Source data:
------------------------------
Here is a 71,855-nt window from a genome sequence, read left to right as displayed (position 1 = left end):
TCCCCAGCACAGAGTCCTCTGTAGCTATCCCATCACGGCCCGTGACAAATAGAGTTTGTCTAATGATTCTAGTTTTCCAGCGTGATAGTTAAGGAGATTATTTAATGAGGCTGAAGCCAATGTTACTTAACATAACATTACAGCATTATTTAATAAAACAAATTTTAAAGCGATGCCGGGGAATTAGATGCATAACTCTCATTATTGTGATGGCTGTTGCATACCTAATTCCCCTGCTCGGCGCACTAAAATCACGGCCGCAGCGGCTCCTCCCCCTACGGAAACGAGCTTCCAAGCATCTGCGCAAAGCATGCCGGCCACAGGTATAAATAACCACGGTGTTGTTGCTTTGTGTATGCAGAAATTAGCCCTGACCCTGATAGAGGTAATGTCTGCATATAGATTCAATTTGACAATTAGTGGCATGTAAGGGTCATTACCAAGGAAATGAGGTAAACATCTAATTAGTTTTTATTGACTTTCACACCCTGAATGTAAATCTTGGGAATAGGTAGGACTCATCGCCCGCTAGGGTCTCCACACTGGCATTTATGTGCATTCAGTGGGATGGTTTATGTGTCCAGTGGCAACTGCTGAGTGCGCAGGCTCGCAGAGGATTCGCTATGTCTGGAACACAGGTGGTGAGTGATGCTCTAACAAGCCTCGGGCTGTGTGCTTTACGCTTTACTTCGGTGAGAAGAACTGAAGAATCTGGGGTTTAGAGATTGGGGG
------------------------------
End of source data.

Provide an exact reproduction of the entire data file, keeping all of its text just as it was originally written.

Here is a 71,855-nt window from a genome sequence, read left to right as displayed (position 1 = left end):
TCCCCAGCACAGAGTCCTCTGTAGCTATCCCATCACGGCCCGTGACAAATAGAGTTTGTCTAATGATTCTAGTTTTCCAGCGTGATAGTTAAGGAGATTATTTAATGAGGCTGAAGCCAATGTTACTTAACATAACATTACAGCATTATTTAATAAAACAAATTTTAAAGCGATGCCGGGGAATTAGATGCATAACTCTCATTATTGTGATGGCTGTTGCATACCTAATTCCCCTGCTCGGCGCACTAAAATCACGGCCGCAGCGGCTCCTCCCCCTACGGAAACGAGCTTCCAAGCATCTGCGCAAAGCATGCCGGCCACAGGTATAAATAACCACGGTGTTGTTGCTTTGTGTATGCAGAAATTAGCCCTGACCCTGATAGAGGTAATGTCTGCATATAGATTCAATTTGACAATTAGTGGCATGTAAGGGTCATTACCAAGGAAATGAGGTAAACATCTAATTAGTTTTTATTGACTTTCACACCCTGAATGTAAATCTTGGGAATAGGTAGGACTCATCGCCCGCTAGGGTCTCCACACTGGCATTTATGTGCATTCAGTGGGATGGTTTATGTGTCCAGTGGCAACTGCTGAGTGCGCAGGCTCGCAGAGGATTCGCTATGTCTGGAACACAGGTGGTGAGTGATGCTCTAACAAGCCTCGGGCTGTGTGCTTTACGCTTTACTTCGGTGAGAAGAACTGAAGAATCTGGGGTTTAGAGATTGGGGG